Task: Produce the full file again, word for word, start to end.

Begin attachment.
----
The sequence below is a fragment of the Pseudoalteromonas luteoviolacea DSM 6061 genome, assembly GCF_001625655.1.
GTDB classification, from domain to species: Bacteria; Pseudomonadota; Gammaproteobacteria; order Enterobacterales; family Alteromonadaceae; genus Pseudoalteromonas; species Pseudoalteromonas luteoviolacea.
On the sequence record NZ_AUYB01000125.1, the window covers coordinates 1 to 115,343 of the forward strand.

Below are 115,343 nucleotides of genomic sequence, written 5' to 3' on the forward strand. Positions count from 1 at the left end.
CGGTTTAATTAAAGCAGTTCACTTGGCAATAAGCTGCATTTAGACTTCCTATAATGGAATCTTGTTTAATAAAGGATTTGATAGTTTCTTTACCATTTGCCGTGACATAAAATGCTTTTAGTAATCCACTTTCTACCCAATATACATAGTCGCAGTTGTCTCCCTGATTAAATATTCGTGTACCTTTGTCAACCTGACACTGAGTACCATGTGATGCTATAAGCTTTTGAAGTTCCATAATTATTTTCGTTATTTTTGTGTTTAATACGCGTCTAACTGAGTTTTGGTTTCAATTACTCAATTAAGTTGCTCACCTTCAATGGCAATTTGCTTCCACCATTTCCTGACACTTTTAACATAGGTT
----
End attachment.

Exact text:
The sequence below is a fragment of the Pseudoalteromonas luteoviolacea DSM 6061 genome, assembly GCF_001625655.1.
GTDB classification, from domain to species: Bacteria; Pseudomonadota; Gammaproteobacteria; order Enterobacterales; family Alteromonadaceae; genus Pseudoalteromonas; species Pseudoalteromonas luteoviolacea.
On the sequence record NZ_AUYB01000125.1, the window covers coordinates 1 to 115,343 of the forward strand.

Below are 115,343 nucleotides of genomic sequence, written 5' to 3' on the forward strand. Positions count from 1 at the left end.
CGGTTTAATTAAAGCAGTTCACTTGGCAATAAGCTGCATTTAGACTTCCTATAATGGAATCTTGTTTAATAAAGGATTTGATAGTTTCTTTACCATTTGCCGTGACATAAAATGCTTTTAGTAATCCACTTTCTACCCAATATACATAGTCGCAGTTGTCTCCCTGATTAAATATTCGTGTACCTTTGTCAACCTGACACTGAGTACCATGTGATGCTATAAGCTTTTGAAGTTCCATAATTATTTTCGTTATTTTTGTGTTTAATACGCGTCTAACTGAGTTTTGGTTTCAATTACTCAATTAAGTTGCTCACCTTCAATGGCAATTTGCTTCCACCATTTCCTGACACTTTTAACATAGGTT